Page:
Regional Geological Setting
The central Newfoundland preserves Cambrian to Middle Ordovician rocks of ophiolitic, island-arc and back-arc affinity forming Dunnage Zone. It is part of Paleozoic Appalachian-Caledonian Orogenic Belt that records the formation and destruction of the late Precambrian - early Paleozoic Iapetus Ocean.
Dunnage Zone is divided, by an extensive fault system referred to as the Red Indian Line, into Notre Dame and Exploits subzones, which are interpreted to have formed on opposing sides of Iapetus Ocean.
The Victoria Property is situated at a point where the Exploits Subzone narrows to a width of approximately 3 km. It is comprised of volcanic and volcaniclastic rocks trending northeasterly and that are bound to the southeast by Noel Paul’s Line – a tectonic contact separating this volcanic terrane from sedimentary sequences of Gander Zone formed at the continental margin.
The full contact between the Dunnage and Gander Zones is characterized by the Cape Ray Fault Zone (CRFZ) which continues to the northeast as Noel Paul’s that consists of numerous secondary structures and splays off of the main structure. The structural corridor is marked along its entirety by the trace of the Rogerson Lake Conglomerate and equivalents. In the northeast, the Rogerson Lake Conglomerate parallels the Noel Paul’s Line, and in the southwest, the Windsor Point Group (Rogerson Lake equivalent) runs along the CRFZ.
The CRFZ is a steeply eastward-dipping, oblique reverse high-strain zone that is approximately 100 km long and several metres wide and that splits into Red Indian Line in the west and Victoria Lake and Valentine Lake Shear Zones.
Gold Deposits in the Area
The Victoria Property is located only 3 km west of the Valentine Lake Project licences operated by Marathon Gold Corporation (“Marathon”). The Valentine Lake Project contains four significant deposits – Leprechaun, Sprite, Marathon and Victory, along with five smaller zones, over 20 km long exposure of the Valentine Lake Thrust Fault.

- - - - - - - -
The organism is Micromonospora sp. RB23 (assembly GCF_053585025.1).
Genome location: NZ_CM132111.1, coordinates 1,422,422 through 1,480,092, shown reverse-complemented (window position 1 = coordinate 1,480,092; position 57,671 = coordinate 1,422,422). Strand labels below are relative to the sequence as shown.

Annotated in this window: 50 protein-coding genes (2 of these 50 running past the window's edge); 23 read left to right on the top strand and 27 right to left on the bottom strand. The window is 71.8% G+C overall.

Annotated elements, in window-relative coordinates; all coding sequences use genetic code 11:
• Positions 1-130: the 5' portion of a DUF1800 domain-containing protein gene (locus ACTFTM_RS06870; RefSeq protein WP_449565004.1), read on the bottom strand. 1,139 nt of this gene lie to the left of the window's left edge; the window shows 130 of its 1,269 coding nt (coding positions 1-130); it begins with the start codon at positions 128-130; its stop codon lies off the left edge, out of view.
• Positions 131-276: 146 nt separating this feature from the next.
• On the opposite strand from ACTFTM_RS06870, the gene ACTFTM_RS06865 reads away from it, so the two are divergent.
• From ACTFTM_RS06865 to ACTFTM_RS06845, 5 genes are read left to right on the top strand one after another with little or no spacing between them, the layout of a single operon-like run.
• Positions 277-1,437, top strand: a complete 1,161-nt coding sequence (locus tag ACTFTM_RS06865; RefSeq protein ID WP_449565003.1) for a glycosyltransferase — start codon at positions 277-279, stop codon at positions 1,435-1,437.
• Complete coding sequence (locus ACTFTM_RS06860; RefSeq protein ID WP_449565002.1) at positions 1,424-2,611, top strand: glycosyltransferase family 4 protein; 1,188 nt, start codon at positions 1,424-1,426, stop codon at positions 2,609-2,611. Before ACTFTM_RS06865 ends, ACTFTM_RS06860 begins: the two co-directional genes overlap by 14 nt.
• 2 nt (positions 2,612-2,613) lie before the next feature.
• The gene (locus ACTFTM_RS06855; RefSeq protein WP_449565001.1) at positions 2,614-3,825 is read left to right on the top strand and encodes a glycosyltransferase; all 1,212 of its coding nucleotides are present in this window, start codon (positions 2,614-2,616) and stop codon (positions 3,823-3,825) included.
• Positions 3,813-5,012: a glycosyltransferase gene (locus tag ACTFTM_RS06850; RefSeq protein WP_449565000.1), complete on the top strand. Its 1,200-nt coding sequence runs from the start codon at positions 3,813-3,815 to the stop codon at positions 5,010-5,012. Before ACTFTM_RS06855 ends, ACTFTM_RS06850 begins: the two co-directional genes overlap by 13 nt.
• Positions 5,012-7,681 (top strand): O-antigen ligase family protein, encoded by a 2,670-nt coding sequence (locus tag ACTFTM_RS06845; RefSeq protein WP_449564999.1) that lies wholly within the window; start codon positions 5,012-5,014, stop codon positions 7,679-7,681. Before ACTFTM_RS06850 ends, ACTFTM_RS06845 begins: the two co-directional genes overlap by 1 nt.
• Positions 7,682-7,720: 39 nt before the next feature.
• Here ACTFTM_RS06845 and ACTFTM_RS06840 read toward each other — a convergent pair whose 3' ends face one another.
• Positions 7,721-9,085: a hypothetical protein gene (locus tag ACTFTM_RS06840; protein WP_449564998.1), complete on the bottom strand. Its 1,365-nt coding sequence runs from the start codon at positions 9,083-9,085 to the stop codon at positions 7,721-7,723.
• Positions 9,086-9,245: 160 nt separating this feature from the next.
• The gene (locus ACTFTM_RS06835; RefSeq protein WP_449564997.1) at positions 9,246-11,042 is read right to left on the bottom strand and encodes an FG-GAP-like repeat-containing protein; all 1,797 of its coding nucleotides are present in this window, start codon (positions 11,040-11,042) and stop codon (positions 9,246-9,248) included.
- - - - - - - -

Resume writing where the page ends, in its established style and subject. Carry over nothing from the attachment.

The Marathon deposits are described as structurally controlled mesothermal (i.e. “orogenic”) auriferous quartz vein type. In detail, the gold-bearing quartz veins are located along, and proximal to, the boundary between the Valentine Lake Intrusive Complex and the unconformably overlying Silurian Rogerson Lake Conglomerate. These regionally extensive faults/terrane-bounding structures tapped deep fluid systems during the Silurian Salinic Orogeny. They extend northeast bisecting central Newfoundland and are associated with a significant number of structurally-controlled orogenic style gold occurrences including: Canterra’s Wilding Lake gold project; Matador’s Cape Ray gold deposits; and Sokoman’s Moosehead project.
Marathon’s Valentine Lake Project is the most significant with four near-surface gold deposits. The deposits are nearing open-pit development with nearly five million ounces of resources. A feasibility-level study has been completed and the project demonstrated resource growth potential beyond that. Total measured mineral resources (inclusive of the mineral reserves) comprise 1.92 million ounces (32.59 million tonnes at 1.83 g/t Au) with indicated mineral resources (inclusive of the mineral reserves) of 1.22 million ounces (24.07 million tonnes at 1.57 g/t Au). Additional inferred mineral resources are 1.64 million ounces (29.59 million tonnes at 1.72 g/t Au).
Orogenic gold mineralization in the region is hosted within dominantly reverse sinistral shear vein systems characterized by fault-fill and extensional vein sets that cut Late Silurian to Early
Devonian Rogerson Lake Conglomerate, Late Silurian volcanic rocks, and underlying Neoproterozoic basement granitoid rocks.
The Victoria property is underlain by highly prospective volcanic, volcaniclastic and sedimentary rocks of the Long Lake Belt, which forms part of the Victoria Lake Supergroup. The Victoria Lake Supergroup hosts numerous significant base metal deposits including the Duck Pond and Boundary Deposits, as well as the zinc-rich Boomerang Deposit discovered by Messina Minerals in 2004 and situated approximately 10 kilometres northwest of the Property.
On the north side of the lake, rocks of the Exploits Subzone consist of numerous thrust slices of volcanic and sedimentary units from the Victoria Lake Supergroup. The Rogerson Lake Conglomerate is not mapped in the block but may be present in Victoria Lake itself.